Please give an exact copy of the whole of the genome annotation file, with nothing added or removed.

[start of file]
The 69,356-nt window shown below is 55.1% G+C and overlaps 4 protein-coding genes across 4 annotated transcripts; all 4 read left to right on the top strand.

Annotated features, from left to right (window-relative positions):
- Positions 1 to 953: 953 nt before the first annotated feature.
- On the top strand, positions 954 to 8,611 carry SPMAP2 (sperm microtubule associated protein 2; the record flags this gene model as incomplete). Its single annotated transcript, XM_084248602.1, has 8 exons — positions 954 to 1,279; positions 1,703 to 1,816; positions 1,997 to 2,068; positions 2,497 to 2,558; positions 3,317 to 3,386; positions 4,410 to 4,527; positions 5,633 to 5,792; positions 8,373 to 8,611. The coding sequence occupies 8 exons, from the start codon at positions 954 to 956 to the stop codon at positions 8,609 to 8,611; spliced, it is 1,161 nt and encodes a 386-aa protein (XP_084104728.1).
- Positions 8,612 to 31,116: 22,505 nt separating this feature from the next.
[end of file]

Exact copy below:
The 69,356-nt window shown below is 55.1% G+C and overlaps 4 protein-coding genes across 4 annotated transcripts; all 4 read left to right on the top strand.

Annotated features, from left to right (window-relative positions):
- Positions 1 to 953: 953 nt before the first annotated feature.
- On the top strand, positions 954 to 8,611 carry SPMAP2 (sperm microtubule associated protein 2; the record flags this gene model as incomplete). Its single annotated transcript, XM_084248602.1, has 8 exons — positions 954 to 1,279; positions 1,703 to 1,816; positions 1,997 to 2,068; positions 2,497 to 2,558; positions 3,317 to 3,386; positions 4,410 to 4,527; positions 5,633 to 5,792; positions 8,373 to 8,611. The coding sequence occupies 8 exons, from the start codon at positions 954 to 956 to the stop codon at positions 8,609 to 8,611; spliced, it is 1,161 nt and encodes a 386-aa protein (XP_084104728.1).
- Positions 8,612 to 31,116: 22,505 nt separating this feature from the next.